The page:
Boost from Shale Gas Biz Proving Short-lived for Many Northeast Ohio Steel Workers

Tubes made by US Steel
Tubes made by US Steel
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Two words: gas prices. The steel industry has benefited from the rise of shale gas production in the last decade; wells and pipelines and other infrastructure use a lot of steel.

Now, with a glut of gas and declining prices, the oil and gas business is slowing, and steel along with it. Steel producers are now shedding jobs they’ve added over the last decade. Northeast Ohio’s plants are no exception.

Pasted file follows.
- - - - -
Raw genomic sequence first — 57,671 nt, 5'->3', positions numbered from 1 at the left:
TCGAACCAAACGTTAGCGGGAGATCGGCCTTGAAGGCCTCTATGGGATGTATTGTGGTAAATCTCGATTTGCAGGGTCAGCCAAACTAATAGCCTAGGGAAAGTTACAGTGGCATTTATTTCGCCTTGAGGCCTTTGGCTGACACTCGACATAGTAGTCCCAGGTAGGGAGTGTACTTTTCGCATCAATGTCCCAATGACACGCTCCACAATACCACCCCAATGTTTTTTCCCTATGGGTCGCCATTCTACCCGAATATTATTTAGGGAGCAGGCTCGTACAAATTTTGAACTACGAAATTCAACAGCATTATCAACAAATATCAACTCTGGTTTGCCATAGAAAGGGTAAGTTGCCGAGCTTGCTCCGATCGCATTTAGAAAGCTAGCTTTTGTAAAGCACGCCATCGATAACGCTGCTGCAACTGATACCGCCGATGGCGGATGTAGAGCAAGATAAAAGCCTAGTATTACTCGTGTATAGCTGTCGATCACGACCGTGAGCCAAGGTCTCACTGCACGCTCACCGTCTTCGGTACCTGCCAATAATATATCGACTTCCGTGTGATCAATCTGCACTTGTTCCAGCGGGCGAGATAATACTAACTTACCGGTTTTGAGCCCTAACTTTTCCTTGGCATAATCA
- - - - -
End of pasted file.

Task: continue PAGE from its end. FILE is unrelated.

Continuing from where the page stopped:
"Obviously by the layoffs, you can see how many people were added to the industry," said Iryna Lendel, with the Center for Economic Development at Cleveland State University.

"However, this industry is cyclical," she said. Lendel is optimistic that as businesses like manufacturing use more low-cost gas, the oil and gas industry will eventually grow again – and start buying more steel.

That’s cold comfort, though, for hundreds of Lorain’s steelworkers who don’t know when – or if – they might go back to work.

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